·        the current account deficit is enormous (about 6% of GDP I seem to remember having read somewhere):

·         we are no longer an industrial giant (thanks to Thatcherism from the politicians and short-termism from our "captains of industry"):

·         productivity is "wretched" (way behind the US, Germany and France and either the lowest or next to the lowest in the G7)

·        if we strip out the contribution of London, our GDP per head falls below that of Mississippi, the poorest state in the US.

The consequences of this economic performance, allied to the growth in inequality, have percolated down to the health and social condition of our society.  Hutton records that one in three of our children live in poverty, our five-year-olds are now the shortest in Europe, and two million people report going without food for at least one day in every month.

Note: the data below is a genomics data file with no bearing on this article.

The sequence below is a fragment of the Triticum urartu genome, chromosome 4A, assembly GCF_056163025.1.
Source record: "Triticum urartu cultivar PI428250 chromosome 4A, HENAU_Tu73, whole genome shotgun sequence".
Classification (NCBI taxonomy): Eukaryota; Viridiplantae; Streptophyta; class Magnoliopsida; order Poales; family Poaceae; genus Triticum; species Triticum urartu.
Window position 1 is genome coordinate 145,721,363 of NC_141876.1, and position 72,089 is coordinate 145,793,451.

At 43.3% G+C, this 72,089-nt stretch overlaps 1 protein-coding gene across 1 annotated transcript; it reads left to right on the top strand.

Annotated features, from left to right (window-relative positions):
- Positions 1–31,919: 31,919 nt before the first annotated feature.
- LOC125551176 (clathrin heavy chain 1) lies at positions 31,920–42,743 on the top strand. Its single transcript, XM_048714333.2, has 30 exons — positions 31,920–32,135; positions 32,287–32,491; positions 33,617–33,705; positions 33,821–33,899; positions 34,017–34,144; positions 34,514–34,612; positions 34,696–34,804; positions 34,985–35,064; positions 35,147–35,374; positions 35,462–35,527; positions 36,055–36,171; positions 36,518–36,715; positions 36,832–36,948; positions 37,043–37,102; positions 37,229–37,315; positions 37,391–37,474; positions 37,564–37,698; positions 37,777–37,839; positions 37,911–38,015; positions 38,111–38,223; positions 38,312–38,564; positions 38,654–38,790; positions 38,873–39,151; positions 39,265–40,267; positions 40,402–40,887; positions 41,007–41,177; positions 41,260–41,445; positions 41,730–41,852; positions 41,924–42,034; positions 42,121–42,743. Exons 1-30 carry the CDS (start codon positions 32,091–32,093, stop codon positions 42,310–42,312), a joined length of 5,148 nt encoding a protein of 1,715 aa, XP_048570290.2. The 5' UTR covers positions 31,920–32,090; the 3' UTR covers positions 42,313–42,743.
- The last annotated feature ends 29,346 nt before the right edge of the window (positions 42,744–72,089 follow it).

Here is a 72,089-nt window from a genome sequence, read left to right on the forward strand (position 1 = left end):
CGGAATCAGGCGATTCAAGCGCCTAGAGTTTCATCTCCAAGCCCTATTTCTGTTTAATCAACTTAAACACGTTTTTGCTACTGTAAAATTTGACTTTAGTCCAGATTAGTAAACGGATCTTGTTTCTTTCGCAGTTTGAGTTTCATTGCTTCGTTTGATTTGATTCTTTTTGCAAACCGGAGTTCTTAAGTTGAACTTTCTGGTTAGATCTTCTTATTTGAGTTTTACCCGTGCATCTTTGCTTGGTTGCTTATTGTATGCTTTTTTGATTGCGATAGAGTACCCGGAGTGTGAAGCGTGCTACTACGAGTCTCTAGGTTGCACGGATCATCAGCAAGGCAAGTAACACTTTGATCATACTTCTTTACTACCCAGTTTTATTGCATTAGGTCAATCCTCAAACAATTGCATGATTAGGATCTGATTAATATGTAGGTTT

We are no longer the spanking-rich world leading country we like to pretend.

It is common to date this decline from the public spending “austerity” policies introduced by George Osborne in 2010 but I believe the problem goes back much further, indeed right back to the end of the Second World War.

 Jo Grimond, a junior officer in the War and leader of the Liberal Party from 1956 to 1967 puts his finger on it. In his “Memoirs” (published 1979) he writes:

 “…we came out of the war being told we had saved the world by a unique act of courage against fearful odds.  We naturally became convinced that the world must see that we were natural leaders of the West entitled by our deeds of valour and skill to rest on oars as far as work was concerned and owed a debt, indeed a living, by our neighbours. (page 99)

That delusion still exists. Indeed under Johnson it existed in spades.